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Cleomenes Invades Argolis

But a more astonishing mis-statement remains to be remarked. In the course of his history of this war, Phylarchus asserts "that about ten days
Ptolemy Euergetes and Cleomenes.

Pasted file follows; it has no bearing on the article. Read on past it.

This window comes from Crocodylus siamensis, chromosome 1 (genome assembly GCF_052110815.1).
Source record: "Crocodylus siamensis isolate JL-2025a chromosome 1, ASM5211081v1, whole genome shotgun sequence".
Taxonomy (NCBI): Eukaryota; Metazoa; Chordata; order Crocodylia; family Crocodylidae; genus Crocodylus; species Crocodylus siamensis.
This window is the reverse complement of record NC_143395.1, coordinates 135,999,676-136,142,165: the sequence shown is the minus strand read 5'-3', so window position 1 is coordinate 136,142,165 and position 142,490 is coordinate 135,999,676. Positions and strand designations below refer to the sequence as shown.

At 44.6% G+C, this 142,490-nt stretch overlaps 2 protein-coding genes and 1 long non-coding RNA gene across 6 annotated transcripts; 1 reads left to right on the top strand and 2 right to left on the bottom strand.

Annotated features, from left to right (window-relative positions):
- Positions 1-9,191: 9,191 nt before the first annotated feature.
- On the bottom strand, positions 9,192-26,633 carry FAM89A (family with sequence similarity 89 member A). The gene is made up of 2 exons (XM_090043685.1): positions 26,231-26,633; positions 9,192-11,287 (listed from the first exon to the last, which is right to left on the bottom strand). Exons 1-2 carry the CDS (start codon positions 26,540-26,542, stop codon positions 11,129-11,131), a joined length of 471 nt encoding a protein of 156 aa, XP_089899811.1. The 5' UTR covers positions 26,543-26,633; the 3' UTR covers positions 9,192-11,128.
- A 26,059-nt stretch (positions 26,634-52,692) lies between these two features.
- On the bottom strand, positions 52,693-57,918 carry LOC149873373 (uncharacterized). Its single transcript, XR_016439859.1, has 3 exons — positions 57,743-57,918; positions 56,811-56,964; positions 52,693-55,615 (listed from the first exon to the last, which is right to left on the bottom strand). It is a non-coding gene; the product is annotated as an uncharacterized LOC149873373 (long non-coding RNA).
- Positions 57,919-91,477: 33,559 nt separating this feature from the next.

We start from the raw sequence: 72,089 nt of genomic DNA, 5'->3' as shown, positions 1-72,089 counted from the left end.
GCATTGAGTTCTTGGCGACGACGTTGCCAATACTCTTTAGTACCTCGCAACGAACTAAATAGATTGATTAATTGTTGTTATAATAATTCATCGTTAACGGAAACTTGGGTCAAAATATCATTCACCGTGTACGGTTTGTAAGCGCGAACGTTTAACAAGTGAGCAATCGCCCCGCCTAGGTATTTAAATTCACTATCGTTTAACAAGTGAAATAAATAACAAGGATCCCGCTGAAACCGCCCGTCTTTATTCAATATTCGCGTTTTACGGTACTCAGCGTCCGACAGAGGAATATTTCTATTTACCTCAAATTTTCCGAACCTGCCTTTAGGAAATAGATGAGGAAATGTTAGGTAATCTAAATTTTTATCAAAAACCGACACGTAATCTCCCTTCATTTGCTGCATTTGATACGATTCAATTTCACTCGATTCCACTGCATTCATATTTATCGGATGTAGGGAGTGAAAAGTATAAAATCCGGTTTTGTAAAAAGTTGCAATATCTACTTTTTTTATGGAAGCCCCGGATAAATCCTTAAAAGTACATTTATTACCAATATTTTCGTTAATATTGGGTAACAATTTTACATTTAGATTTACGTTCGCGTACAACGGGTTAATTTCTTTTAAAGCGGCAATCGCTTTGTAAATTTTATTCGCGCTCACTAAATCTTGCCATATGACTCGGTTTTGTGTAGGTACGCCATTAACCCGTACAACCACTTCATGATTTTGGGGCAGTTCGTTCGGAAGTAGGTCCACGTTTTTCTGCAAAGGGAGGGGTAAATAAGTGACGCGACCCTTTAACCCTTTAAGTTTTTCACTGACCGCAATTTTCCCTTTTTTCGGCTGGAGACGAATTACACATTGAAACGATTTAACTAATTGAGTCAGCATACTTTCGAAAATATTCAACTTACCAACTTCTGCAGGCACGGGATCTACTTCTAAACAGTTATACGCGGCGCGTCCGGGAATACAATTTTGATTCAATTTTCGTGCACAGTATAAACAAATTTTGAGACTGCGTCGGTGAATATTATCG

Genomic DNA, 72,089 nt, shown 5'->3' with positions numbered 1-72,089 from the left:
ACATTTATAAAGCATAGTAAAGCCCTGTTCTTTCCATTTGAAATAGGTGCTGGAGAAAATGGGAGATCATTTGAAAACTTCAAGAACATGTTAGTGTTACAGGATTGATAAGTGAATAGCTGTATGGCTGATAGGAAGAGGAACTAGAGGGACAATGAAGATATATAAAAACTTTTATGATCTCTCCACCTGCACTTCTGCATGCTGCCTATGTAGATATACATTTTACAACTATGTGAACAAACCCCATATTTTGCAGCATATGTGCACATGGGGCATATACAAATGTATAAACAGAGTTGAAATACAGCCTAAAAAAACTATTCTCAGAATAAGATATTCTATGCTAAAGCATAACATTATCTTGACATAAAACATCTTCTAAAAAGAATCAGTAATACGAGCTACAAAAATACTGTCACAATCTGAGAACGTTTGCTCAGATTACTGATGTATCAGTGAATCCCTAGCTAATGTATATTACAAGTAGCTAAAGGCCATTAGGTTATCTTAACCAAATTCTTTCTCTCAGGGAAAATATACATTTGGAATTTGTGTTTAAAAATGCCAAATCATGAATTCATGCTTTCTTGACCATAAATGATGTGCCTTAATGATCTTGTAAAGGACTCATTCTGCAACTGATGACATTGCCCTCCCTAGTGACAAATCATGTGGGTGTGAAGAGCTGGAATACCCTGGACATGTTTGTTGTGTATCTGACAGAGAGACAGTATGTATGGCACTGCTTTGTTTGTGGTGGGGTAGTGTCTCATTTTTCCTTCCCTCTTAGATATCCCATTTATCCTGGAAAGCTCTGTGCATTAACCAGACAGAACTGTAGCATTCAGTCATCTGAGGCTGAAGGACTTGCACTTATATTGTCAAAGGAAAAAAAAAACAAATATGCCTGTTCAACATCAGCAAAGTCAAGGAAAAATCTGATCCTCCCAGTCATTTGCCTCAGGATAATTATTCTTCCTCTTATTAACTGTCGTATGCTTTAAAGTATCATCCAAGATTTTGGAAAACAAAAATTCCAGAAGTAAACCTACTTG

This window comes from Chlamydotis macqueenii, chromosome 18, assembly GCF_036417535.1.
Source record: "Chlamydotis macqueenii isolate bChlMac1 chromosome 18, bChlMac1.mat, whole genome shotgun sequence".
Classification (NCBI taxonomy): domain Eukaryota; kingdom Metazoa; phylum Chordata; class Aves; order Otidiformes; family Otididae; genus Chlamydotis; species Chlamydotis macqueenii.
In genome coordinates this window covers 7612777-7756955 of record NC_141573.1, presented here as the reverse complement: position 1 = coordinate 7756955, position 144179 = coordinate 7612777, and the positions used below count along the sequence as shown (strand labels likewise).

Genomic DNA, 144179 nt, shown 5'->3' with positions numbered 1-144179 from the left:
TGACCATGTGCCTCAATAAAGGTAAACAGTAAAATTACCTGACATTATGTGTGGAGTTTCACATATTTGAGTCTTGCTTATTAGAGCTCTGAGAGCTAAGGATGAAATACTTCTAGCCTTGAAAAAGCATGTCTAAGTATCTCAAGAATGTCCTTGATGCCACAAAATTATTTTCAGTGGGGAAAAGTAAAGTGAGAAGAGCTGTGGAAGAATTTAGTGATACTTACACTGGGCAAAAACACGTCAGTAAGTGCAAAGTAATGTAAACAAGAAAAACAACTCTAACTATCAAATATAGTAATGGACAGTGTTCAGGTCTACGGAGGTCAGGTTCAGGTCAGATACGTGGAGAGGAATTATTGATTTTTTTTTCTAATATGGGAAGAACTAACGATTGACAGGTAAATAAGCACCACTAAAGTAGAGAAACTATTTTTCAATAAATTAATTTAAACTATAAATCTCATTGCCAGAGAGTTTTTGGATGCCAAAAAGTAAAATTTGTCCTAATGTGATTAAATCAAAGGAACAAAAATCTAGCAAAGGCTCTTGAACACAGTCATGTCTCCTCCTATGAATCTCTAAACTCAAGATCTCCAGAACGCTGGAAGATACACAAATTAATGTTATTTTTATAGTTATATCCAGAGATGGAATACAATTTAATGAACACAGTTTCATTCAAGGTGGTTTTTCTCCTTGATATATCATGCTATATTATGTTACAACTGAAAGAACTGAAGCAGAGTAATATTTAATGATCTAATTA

before the battle an ambassador came from Ptolemy announcing to Cleomenes, that the king declined to continue to support him with supplies, and advised him to make terms with Antigonus. And that when this message had been delivered to Cleomenes, he made up his mind that he had better put his fortune to the supreme test as soon as possible, before his forces learnt about this message, because he could not hope to provide the soldiers' pay from his own resources." But if he had at that very time become the master of six thousand talents, he would have been better supplied than Ptolemy himself. And as for war with Antigonus, if he had become master of only three hundred talents, he would have been able to continue it without any difficulty. But the writer states two inconsistent propositions—that Cleomenes depended wholly on Ptolemy for money: and that he at the same time had become master of that enormous sum. Is this not irrational, and grossly careless besides? I might mention many instances of a similar kind, not only in his account of this period, but throughout his whole work; but I think for my present purpose enough has been said.

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